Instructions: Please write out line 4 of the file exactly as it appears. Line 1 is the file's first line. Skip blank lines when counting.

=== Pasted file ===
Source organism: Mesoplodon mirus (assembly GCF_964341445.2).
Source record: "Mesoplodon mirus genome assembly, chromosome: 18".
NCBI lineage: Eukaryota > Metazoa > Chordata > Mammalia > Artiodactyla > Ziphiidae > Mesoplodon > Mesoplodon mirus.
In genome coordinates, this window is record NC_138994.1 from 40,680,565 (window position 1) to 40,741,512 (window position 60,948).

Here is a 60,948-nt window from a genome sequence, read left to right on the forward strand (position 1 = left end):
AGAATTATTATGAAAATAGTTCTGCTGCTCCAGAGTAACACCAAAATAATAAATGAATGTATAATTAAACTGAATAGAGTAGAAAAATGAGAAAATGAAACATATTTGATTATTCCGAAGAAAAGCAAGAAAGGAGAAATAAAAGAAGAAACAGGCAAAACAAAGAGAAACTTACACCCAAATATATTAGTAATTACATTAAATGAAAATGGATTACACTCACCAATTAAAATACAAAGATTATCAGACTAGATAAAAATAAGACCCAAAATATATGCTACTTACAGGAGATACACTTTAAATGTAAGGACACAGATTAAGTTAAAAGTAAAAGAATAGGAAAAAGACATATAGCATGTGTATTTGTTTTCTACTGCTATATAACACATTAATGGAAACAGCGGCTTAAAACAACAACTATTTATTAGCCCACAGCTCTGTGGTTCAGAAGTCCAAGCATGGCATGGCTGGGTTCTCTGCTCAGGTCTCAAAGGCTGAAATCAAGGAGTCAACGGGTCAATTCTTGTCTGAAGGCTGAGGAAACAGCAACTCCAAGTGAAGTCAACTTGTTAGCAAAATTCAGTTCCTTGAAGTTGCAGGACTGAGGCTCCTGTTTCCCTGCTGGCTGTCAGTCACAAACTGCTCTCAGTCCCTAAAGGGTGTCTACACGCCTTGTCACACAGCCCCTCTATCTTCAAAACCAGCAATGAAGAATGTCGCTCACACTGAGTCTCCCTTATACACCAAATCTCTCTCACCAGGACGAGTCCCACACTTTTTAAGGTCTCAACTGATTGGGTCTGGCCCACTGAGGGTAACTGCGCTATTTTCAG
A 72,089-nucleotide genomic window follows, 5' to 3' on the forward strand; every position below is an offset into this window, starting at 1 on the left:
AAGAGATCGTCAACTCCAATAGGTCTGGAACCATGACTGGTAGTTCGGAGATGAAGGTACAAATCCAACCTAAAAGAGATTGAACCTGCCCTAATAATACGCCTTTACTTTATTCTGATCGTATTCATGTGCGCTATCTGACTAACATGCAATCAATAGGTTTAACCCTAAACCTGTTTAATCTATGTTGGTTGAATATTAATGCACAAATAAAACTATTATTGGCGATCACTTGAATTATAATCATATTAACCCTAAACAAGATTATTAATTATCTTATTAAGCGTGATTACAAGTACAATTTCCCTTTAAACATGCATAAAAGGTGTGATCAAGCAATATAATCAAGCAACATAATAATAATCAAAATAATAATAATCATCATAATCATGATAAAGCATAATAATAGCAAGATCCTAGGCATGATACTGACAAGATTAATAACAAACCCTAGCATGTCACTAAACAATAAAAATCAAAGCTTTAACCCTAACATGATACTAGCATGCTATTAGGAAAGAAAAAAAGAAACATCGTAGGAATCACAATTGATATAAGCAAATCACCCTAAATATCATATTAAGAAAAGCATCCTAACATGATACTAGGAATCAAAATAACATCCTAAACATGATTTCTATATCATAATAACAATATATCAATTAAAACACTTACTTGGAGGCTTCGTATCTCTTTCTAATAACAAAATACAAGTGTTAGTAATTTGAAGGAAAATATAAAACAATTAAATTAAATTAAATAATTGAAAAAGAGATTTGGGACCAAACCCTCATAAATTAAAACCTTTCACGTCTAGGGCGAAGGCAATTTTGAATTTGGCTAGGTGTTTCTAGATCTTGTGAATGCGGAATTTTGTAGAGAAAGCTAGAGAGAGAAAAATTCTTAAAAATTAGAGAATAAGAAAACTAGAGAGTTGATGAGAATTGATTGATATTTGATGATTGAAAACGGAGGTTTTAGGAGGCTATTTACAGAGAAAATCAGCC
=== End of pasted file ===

In genome coordinates, this window is record NC_138994.1 from 40,680,565 (window position 1) to 40,741,512 (window position 60,948).